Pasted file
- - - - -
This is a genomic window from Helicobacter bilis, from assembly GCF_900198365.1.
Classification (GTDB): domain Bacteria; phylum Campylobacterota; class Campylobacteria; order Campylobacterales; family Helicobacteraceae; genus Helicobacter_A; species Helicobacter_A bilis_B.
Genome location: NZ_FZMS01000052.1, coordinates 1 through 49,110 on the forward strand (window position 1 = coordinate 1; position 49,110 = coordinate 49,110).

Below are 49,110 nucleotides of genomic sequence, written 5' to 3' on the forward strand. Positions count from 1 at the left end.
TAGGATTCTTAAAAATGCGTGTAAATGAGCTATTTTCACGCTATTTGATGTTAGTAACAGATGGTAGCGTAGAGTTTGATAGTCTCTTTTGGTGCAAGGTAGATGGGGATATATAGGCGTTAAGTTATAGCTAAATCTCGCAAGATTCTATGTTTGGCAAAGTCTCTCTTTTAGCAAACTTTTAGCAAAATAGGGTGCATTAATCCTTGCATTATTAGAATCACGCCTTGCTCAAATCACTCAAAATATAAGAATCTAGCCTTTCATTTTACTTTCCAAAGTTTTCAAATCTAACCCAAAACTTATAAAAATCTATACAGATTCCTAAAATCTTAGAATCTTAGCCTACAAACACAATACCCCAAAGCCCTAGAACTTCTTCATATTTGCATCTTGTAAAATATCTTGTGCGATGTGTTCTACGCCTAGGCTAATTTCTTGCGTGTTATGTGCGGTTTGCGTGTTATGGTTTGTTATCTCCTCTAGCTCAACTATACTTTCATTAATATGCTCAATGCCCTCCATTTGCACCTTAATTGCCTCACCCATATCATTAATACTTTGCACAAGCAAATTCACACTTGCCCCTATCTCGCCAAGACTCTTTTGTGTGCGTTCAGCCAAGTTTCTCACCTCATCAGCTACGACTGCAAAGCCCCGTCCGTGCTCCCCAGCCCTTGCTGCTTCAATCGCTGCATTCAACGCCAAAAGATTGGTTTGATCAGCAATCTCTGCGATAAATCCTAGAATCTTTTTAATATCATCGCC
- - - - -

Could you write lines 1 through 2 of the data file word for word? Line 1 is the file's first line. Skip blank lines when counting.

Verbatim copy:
This is a genomic window from Helicobacter bilis, from assembly GCF_900198365.1.
Classification (GTDB): domain Bacteria; phylum Campylobacterota; class Campylobacteria; order Campylobacterales; family Helicobacteraceae; genus Helicobacter_A; species Helicobacter_A bilis_B.